Simon & Schuster, £6.99, ISBN 978-1-4711-3416-6
Contemporary Fiction, 1969
Oh, the things I ended up reading when I was stuck in a long journey with nothing to read but old paperbacks that I picked up at a secondhand bookstore. Anyway, The Stud was a pretty old book as it was first published in 1969, It was Jackie Collins’s second book, one of those charmingly trashy novels that focus on the rich and famous doing what they do best: being skanky, stabbing one another’s back, and more. The fact that these books are allegedly roman à clef types only made them more intriguing back in those days, when the Internet wasn’t around to let TMZ and the likes show us that these famous and wealthy idiots are actually far more trashy.
Anyway, The Stud in question is Tony Blake, who was once a hustler from the poorer part of town. He met and slept with the right women, eventually scoring himself a gig as the manager of Hobo, the hottest night club in London. He in turn is “managed” by Fontaine Khaled, the bored and horny wife of an indulgent and generally clueless much older millionaire (back in 1969, millionaires were the epitome of wealth while today we set our libidinous sight on billionaires). Fontaine financed the club as well as Tony’s lifestyle, and in return, she expects him to drop his pants and everything else whenever she beckons at him.
Tony becomes increasingly resentful over her hold on him, and this resentment comes to a boil when he meets Fontaine’s stepdaughter, the 17-year old Alexandra, and becomes infatuated with her. Hilariously enough, Alexandra doesn’t view him as anything more than a way to make her best friend’s brother – whom she has a crush on – jealous. This love triangle – if I can call it that, considering that the only person pathetic enough to believe that he is in love is Tony – becomes the central focus of this story even as various secondary characters show up to indulge in all kinds of naughty antics.
The Stud would feel dated these days, mostly because what was considered lurid back then resembles a slow news day on TMZ today. Still, it makes for a pretty decent quick read to kill some time, as it’s not a long book – my copy has 322 pages of words printed in a pretty big font size – and, even better, it can be read with the brain put on auto-pilot mode. All the characters here are unlikable types, and it’s fun to see them conceal their loathing of one another as they force themselves to socialize and copulate among themselves because the rest of the world aren’t worthy of their time and attention. Tony thinks that he’s all that, all the women want him, and he is the reason Hobo is the way it is, while Fontaine finds him a boring lover with tacky low-class fashion sense, one she’d do well to fire from Hobo ASAP. Fontaine loves to dance and thinks of herself as irresistible even as Tony mocks her dancing in his head and lusts after her stepdaughter. They are all hypocrites and it’s hilarious to see them trying to back stab one another until, in the author’s typical style, an unexpected circumstance arises and spoils all their plots.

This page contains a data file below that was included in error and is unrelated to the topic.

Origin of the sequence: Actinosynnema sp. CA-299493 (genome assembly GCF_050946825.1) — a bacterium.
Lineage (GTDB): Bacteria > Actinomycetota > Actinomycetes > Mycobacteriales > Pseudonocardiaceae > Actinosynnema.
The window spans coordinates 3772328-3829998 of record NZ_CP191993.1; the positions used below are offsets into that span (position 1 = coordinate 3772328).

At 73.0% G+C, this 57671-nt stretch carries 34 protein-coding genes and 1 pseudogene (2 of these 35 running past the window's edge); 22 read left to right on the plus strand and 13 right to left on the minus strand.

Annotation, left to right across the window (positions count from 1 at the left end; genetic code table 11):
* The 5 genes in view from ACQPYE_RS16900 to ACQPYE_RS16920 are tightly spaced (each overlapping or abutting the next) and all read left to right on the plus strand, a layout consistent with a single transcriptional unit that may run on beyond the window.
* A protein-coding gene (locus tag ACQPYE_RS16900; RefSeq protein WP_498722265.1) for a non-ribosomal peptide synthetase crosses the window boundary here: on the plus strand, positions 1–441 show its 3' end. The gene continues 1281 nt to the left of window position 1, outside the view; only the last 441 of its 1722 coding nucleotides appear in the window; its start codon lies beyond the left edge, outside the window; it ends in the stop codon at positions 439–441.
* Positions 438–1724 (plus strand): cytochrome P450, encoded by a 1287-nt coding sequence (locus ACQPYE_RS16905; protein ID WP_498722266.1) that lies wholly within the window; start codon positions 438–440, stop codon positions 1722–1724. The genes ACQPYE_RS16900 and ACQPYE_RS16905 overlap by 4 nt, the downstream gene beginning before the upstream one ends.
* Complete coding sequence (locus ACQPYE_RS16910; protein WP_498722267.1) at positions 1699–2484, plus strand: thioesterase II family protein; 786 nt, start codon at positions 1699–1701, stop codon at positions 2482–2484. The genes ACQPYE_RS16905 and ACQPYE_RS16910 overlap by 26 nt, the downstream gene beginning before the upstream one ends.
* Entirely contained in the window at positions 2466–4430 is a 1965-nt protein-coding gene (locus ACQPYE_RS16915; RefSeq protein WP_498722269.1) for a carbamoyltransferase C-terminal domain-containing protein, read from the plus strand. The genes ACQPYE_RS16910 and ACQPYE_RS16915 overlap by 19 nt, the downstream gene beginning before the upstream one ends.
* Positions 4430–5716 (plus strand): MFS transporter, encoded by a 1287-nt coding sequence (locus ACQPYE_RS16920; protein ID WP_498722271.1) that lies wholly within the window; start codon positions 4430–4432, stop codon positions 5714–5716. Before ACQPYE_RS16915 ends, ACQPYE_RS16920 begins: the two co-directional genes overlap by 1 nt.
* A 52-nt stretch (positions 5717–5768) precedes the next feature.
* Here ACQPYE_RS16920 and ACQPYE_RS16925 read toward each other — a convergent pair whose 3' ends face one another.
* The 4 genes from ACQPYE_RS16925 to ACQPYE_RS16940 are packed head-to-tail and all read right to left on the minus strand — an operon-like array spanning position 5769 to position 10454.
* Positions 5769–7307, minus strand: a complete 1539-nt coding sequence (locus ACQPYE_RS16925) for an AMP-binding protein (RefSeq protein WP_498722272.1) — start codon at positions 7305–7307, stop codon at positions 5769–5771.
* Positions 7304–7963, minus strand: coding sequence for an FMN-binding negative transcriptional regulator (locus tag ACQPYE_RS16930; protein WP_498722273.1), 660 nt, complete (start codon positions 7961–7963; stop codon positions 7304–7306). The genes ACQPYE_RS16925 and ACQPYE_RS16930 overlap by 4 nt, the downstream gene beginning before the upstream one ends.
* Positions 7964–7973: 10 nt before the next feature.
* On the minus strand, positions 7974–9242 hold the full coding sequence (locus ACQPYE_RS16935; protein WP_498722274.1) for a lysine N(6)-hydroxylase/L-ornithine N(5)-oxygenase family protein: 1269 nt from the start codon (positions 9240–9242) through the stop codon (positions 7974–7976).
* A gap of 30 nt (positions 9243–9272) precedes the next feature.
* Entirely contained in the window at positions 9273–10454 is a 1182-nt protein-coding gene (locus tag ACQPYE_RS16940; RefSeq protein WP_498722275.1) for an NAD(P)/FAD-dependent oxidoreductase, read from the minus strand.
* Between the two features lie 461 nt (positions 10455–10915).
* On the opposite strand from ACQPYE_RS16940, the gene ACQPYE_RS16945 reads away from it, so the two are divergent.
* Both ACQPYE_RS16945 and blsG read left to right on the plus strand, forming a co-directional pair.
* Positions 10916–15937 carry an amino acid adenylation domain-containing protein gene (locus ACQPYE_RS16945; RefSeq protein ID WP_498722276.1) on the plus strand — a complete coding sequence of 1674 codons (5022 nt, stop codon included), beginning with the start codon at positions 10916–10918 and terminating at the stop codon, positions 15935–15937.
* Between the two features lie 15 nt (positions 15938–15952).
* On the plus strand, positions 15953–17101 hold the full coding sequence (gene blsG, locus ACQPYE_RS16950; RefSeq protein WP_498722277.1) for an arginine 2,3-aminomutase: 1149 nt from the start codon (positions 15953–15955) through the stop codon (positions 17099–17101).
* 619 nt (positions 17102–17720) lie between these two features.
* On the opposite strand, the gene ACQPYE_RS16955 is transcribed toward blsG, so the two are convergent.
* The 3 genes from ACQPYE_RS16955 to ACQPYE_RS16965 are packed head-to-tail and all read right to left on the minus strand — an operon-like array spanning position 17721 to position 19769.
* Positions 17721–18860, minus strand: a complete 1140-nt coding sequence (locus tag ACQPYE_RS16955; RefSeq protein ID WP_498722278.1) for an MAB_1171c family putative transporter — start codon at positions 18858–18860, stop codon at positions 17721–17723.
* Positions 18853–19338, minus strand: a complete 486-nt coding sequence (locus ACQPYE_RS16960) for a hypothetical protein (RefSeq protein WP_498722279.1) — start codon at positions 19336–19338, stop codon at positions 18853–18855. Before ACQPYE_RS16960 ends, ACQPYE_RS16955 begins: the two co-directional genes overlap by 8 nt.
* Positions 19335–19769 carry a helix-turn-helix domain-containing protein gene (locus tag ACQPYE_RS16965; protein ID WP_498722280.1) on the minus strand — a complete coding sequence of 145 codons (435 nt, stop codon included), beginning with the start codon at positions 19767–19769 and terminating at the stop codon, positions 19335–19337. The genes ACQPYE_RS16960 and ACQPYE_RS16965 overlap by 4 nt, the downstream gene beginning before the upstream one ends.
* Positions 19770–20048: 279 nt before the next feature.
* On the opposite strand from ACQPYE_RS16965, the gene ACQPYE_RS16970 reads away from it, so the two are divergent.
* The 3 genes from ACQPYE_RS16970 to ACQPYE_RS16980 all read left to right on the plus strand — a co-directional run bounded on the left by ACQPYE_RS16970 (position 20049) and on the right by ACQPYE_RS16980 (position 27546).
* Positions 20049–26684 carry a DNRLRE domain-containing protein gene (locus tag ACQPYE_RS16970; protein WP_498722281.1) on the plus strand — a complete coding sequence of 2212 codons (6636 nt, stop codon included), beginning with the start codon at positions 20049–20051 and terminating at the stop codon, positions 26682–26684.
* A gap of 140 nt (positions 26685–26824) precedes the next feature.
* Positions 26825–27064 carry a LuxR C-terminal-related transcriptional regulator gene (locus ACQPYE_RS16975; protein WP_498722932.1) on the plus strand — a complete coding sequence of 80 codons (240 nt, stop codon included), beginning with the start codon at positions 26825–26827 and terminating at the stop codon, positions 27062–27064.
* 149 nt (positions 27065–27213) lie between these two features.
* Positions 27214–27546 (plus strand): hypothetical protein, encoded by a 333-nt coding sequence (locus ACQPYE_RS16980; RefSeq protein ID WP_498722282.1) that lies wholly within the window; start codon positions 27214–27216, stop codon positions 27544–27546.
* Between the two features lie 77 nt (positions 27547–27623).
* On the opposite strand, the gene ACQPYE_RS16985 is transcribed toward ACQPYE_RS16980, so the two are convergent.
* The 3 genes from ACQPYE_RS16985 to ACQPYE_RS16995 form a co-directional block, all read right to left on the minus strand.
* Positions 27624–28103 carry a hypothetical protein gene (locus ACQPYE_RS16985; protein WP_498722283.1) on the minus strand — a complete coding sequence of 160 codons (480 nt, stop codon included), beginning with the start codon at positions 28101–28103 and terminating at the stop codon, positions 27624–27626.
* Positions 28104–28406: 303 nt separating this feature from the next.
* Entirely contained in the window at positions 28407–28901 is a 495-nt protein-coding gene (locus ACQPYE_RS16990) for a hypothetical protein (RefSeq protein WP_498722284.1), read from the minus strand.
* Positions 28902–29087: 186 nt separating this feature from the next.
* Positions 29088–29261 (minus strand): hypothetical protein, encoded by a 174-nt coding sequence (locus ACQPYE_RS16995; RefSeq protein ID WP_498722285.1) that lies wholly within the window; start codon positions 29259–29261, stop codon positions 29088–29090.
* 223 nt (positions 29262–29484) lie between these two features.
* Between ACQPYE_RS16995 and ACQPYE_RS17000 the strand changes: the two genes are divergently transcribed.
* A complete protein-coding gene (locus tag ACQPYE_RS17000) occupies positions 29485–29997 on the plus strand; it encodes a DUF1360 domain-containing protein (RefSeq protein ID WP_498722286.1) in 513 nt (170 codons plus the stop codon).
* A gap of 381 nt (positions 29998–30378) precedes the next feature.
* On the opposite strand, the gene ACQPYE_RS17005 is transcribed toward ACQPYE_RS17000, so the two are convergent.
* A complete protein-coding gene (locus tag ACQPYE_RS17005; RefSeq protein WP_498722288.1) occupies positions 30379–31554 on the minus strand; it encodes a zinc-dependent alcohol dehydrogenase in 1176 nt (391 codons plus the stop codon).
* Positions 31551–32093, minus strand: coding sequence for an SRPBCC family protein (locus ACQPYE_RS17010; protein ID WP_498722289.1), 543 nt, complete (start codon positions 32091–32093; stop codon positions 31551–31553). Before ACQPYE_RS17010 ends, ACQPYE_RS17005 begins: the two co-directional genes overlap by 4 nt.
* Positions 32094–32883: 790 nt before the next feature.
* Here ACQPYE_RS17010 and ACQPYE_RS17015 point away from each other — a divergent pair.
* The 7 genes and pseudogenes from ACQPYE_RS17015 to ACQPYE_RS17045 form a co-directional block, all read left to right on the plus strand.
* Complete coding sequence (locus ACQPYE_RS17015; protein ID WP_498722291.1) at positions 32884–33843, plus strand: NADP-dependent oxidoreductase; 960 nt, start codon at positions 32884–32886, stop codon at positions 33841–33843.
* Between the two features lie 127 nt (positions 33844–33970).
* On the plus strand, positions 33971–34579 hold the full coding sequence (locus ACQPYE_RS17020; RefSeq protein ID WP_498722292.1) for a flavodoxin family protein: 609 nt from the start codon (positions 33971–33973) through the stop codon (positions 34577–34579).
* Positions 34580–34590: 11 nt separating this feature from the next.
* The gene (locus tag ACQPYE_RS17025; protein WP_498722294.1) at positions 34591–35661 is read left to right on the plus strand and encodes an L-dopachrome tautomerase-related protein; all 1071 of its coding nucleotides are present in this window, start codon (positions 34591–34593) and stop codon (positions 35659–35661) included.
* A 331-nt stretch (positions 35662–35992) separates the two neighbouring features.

One thing I should point out, though: this is not a sexually explicit raunchy read. Those books came out later, when the flood of similarly-themed books hit the market and everyone needs to step up the raunch to beat the competition. So, read this one for the naughty antics and the author’s acerbic derision for her characters that is evident in every word, just not for the hot stuff.
There are some sly humor and clever set-ups here that go some way in making up for the rather one-dimensional and stereotypical characters, and if you are an old codger like me, it can be fun to revisit the pop culture norms of that era. Still, The Stud is more of a candyfloss read – calorie-heavy but nutritionally light – that is better off saved for those boring days when there is absolutely nothing else to read. It would be so much easier then to enjoy its superficial charms and overlook its lack of substance.